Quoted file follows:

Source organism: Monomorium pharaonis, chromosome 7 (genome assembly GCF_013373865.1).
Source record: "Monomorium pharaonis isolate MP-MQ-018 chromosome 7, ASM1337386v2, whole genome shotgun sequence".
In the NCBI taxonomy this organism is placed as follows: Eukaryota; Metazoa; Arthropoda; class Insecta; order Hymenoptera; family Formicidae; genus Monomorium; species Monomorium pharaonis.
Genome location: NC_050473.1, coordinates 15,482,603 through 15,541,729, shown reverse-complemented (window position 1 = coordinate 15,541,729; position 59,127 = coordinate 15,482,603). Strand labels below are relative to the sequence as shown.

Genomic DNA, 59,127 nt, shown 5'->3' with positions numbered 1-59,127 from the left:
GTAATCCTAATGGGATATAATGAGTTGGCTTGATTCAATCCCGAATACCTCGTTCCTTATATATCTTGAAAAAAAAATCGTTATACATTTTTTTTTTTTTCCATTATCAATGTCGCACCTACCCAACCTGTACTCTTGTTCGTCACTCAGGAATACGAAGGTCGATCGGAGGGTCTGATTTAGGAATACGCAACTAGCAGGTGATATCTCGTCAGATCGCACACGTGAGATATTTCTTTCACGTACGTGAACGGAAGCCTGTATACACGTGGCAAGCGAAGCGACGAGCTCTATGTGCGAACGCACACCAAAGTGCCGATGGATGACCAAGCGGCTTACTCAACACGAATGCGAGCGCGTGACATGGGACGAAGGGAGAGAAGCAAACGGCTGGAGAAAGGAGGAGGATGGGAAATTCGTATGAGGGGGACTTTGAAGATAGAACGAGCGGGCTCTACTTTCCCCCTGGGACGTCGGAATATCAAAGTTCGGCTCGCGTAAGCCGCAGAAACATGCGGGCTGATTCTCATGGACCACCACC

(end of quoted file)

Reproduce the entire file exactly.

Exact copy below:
Source organism: Monomorium pharaonis, chromosome 7 (genome assembly GCF_013373865.1).
Source record: "Monomorium pharaonis isolate MP-MQ-018 chromosome 7, ASM1337386v2, whole genome shotgun sequence".
In the NCBI taxonomy this organism is placed as follows: Eukaryota; Metazoa; Arthropoda; class Insecta; order Hymenoptera; family Formicidae; genus Monomorium; species Monomorium pharaonis.
Genome location: NC_050473.1, coordinates 15,482,603 through 15,541,729, shown reverse-complemented (window position 1 = coordinate 15,541,729; position 59,127 = coordinate 15,482,603). Strand labels below are relative to the sequence as shown.

Genomic DNA, 59,127 nt, shown 5'->3' with positions numbered 1-59,127 from the left:
GTAATCCTAATGGGATATAATGAGTTGGCTTGATTCAATCCCGAATACCTCGTTCCTTATATATCTTGAAAAAAAAATCGTTATACATTTTTTTTTTTTTCCATTATCAATGTCGCACCTACCCAACCTGTACTCTTGTTCGTCACTCAGGAATACGAAGGTCGATCGGAGGGTCTGATTTAGGAATACGCAACTAGCAGGTGATATCTCGTCAGATCGCACACGTGAGATATTTCTTTCACGTACGTGAACGGAAGCCTGTATACACGTGGCAAGCGAAGCGACGAGCTCTATGTGCGAACGCACACCAAAGTGCCGATGGATGACCAAGCGGCTTACTCAACACGAATGCGAGCGCGTGACATGGGACGAAGGGAGAGAAGCAAACGGCTGGAGAAAGGAGGAGGATGGGAAATTCGTATGAGGGGGACTTTGAAGATAGAACGAGCGGGCTCTACTTTCCCCCTGGGACGTCGGAATATCAAAGTTCGGCTCGCGTAAGCCGCAGAAACATGCGGGCTGATTCTCATGGACCACCACC